The Super Bowl Screws Over The Homeless
Major sporting events like the Super Bowl have a long history of treating the homeless like stray animals
Back in August, San Francisco Mayor Ed Lee issued a proclamation on the city’s homeless camped near the site of Super Bowl City: “They are going to have to leave.”
As the Wall Street Journal reported earlier this week, the city has relocated at least 24 people from the waterfront where the Super Bowl festivities are taking place. Other homeless people interviewed by the Journal reported that authorities had confiscated belongings and forced them out of the area.
“No, I don’t think we’re hiding anybody. This is a city of a lot of tolerance,” Lee told reporters Tuesday, “but we do want to get people off the streets.” These comments came after reporters from San Francisco’s ABC 7 watched police sweep certain streets, with one officer telling a homeless person, “So, when the time comes and you got to move, we’re going to ask you to move.”
Despite the lip service Lee gives to tolerance, he and the city of San Francisco are running the standard playbook we’ve seen from major cities hosting world class athletic events like the Super Bowl. To placate the elite, cities across the country and across the world have displaced their homeless populations to keep them out of sight and out of mind.
“It ain’t human,” Duane Lewis, a homeless resident of Detroit, said in 2006 as the Motor City prepared to host Super Bowl XL in 2006. “I’m an American citizen, and they can kiss my —. I ain’t going nowhere.” Bob Bauder of the Beaver County Times reported that a spokesman for the Mayor “was quick to say that the homeless are not being rounded up as they have been in cities that previously hosted Super Bowls.”
Chad Audi of the Detroit Rescue Mission Ministries said his group was using the Super Bowl to reach out to the homeless and extend a helping hand. “We are not trying to hide the problem,” Audi said, “We are using the Super Bowl as a platform to outreach better to the homeless.” But in reality, what homeless people were offered was a choice: move or be jailed.
A decade prior, Tempe, Arizona hosted Super Bowl XXX at Sun Devil Stadium. In September, a “brainstorming session” on the city’s homeless problem produced suggestions including “using sprinklers to push people out of parks,” according to a local paper. The solution they landed on two months later? One police officer was found handing one-way bus tickets to homeless people.
The Tempe Police said it was officer Ray Russell’s “normal holiday charity.” Patrick McNelly, who had been living with his family in their car at Tempe Beach Park, said he was given a ticket and told to leave. He told a local TV station “everyone I hear” says the city was trying to get the homeless population out of town in preparation for the big game.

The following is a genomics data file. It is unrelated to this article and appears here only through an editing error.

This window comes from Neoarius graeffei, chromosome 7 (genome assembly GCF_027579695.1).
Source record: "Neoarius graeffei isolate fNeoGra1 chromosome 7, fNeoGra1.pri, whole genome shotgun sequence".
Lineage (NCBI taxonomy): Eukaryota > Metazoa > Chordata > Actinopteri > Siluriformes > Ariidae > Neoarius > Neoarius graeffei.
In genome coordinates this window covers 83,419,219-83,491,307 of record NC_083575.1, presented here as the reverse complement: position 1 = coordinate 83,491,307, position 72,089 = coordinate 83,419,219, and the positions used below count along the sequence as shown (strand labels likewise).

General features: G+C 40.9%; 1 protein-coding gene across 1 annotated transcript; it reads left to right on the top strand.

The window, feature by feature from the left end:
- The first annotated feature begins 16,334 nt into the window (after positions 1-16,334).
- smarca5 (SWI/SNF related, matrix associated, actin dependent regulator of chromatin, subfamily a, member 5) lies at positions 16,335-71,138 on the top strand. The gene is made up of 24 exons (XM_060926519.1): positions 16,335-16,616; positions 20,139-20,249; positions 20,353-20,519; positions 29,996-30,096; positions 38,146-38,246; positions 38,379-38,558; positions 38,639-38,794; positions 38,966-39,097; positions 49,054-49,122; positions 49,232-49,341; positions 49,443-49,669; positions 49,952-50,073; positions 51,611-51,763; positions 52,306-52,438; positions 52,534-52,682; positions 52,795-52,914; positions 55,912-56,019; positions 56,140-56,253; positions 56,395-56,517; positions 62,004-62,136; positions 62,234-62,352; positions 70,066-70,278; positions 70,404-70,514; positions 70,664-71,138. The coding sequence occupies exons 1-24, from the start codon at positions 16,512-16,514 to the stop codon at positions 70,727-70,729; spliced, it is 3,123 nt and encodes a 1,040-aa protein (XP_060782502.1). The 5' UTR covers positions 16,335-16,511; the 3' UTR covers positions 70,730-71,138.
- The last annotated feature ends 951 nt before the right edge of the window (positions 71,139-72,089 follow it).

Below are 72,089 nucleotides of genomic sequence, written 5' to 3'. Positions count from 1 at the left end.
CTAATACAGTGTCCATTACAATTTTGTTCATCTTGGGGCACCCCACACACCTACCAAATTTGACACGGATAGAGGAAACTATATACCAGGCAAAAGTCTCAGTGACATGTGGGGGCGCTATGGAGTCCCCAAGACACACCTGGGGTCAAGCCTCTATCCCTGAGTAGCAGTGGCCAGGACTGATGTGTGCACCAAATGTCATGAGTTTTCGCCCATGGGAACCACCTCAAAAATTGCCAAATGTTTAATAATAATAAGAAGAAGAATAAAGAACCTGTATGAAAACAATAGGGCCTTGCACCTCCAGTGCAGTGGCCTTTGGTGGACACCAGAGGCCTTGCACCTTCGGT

The problem is often worse for events like the World Cup and the Olympics, which last up to a month compared to the Super Bowl’s single week. In Atlanta, as the city prepared for the 1996 Olympic Games, the municipal government razed Techwood Homes, the first public housing complex in the country. Roughly 1,000 tenants were forcibly evicted, and the city invoked eminent domain in the construction of the Olympic Village, which eventually displaced 10,000 more people.
The city also established “Vagrant Free Zones,” made it illegal to walk through parking lots without proof your car was parked on the lot, and outlawed “aggressive panhandling.” They also borrowed the Tempe strategy of offering one-way bus tickets “as long as that person agreed never to come back.”
But perhaps no organization is worse for the local poor than FIFA, as the lead-up to the 2014 World Cup in Brazil showed. The favelas of Rio de Janeiro not only were subject to mass evictions, but in order to clear ground for renovations to the Maracana stadium, multiple critical community buildings were knocked down, including one of Rio’s best municipal schools, the city’s only food analysis laboratory, and a 34-year-old community built by construction workers for the city’s poor.
Once these areas were wrecked up by the construction companies, the zones where the poor were living were declared “at risk,” leaving families with the option of picking up and moving 45 miles away or watching as City Council tractors knocked down their homes.
The responses of these cities to their homeless problems as they spend millions to host the most opulent sporting events in the world is revealing. The fact that a city is failing to provide adequate shelter for its citizens isn’t a problem until a stage like the Super Bowl or World Cup or the Olympics approaches. And once that stage arrives, the kind of helping hand offered comes with jail if you refuse, and a one-way ticket away from home if you accept. It’s an approach to the problem that utterly fails to see homeless people as human beings.
But as long as the NFL, FIFA, and the International Olympic Committee keep shoveling money at these cities, municipal governments will keep chasing it, and burying their homeless populations in the process.